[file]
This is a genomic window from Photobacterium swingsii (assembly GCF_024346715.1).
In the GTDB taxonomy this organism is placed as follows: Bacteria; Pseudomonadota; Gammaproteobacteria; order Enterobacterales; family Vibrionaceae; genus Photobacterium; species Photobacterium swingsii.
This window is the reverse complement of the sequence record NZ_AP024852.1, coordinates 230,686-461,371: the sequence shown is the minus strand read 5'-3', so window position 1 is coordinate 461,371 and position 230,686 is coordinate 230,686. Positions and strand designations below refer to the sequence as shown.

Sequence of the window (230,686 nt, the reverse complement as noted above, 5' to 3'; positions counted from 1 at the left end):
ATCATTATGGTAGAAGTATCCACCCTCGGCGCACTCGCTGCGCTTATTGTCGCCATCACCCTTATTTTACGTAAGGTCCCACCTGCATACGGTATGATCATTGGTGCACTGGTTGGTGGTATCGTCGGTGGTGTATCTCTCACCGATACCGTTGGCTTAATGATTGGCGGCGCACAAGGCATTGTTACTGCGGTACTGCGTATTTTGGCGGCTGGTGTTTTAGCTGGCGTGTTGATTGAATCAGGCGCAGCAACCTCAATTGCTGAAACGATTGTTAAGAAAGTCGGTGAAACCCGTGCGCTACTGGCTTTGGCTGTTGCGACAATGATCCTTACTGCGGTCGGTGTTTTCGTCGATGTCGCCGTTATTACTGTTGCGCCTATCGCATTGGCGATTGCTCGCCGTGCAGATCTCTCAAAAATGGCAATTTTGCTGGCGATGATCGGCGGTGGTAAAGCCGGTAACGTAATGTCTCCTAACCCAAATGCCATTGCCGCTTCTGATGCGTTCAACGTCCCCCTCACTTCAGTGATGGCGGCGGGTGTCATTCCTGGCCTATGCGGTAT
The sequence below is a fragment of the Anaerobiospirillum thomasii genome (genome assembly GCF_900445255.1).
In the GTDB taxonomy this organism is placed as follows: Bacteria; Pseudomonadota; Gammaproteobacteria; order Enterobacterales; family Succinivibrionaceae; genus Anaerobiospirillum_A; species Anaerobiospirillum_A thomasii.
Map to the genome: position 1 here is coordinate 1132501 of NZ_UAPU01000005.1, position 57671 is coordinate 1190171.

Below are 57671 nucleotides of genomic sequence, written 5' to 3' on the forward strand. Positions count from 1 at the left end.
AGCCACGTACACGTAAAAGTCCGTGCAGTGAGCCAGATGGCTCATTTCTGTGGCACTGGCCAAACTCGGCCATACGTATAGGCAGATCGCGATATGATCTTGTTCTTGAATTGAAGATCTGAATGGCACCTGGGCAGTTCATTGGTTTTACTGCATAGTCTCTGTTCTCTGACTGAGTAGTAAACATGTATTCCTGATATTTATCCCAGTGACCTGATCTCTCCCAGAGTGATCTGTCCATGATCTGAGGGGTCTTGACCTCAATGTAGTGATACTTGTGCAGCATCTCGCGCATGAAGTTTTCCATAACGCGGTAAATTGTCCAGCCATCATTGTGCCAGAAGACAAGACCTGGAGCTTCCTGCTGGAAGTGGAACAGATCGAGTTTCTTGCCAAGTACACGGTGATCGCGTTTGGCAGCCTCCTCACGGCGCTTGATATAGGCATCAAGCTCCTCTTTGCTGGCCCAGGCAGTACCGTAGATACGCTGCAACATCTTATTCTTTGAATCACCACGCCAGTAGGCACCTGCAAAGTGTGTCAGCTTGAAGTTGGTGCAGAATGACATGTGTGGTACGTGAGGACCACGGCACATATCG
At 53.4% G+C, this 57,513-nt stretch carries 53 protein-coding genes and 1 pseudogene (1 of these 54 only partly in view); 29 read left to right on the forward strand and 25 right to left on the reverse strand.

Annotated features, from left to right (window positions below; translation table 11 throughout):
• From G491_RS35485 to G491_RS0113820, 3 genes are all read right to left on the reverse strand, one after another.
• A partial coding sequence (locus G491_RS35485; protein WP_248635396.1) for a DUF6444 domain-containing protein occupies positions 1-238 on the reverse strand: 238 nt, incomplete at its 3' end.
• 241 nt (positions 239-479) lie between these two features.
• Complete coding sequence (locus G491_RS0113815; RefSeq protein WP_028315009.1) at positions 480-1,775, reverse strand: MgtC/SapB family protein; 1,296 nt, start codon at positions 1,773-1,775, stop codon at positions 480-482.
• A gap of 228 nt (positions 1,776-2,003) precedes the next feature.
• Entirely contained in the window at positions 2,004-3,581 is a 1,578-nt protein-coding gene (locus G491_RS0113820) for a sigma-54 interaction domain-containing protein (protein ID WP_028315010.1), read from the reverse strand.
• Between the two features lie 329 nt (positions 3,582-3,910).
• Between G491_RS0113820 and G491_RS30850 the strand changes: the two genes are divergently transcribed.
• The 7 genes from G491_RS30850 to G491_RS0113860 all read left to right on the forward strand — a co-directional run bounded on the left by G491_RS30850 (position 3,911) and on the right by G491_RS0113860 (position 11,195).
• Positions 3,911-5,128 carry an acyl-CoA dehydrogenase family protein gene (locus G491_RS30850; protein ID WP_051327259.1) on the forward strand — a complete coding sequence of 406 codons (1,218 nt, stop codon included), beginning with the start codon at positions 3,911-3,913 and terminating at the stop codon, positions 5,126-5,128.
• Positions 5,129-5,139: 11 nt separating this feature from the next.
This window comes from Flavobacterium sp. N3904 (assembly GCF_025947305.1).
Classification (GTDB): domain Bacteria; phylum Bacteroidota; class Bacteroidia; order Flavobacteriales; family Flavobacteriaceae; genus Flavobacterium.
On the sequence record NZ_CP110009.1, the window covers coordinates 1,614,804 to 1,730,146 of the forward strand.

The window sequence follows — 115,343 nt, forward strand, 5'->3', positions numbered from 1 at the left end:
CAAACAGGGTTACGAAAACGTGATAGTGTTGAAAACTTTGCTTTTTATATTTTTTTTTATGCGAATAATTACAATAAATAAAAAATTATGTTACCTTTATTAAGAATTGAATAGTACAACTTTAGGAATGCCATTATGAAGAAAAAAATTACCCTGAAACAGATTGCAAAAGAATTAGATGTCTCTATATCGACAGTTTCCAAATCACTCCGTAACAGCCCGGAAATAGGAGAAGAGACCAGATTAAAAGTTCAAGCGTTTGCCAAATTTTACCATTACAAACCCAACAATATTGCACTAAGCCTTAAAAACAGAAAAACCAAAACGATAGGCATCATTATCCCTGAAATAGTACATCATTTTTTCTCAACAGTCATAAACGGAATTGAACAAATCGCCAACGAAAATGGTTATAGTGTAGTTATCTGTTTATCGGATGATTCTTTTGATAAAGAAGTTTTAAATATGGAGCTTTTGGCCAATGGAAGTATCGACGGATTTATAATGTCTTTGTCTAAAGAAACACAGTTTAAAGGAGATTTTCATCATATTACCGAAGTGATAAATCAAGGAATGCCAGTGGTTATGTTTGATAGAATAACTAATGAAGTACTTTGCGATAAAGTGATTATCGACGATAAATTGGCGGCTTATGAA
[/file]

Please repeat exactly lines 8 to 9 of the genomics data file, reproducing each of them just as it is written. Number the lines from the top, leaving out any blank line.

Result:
Map to the genome: position 1 here is coordinate 1132501 of NZ_UAPU01000005.1, position 57671 is coordinate 1190171.

Below are 57671 nucleotides of genomic sequence, written 5' to 3' on the forward strand. Positions count from 1 at the left end.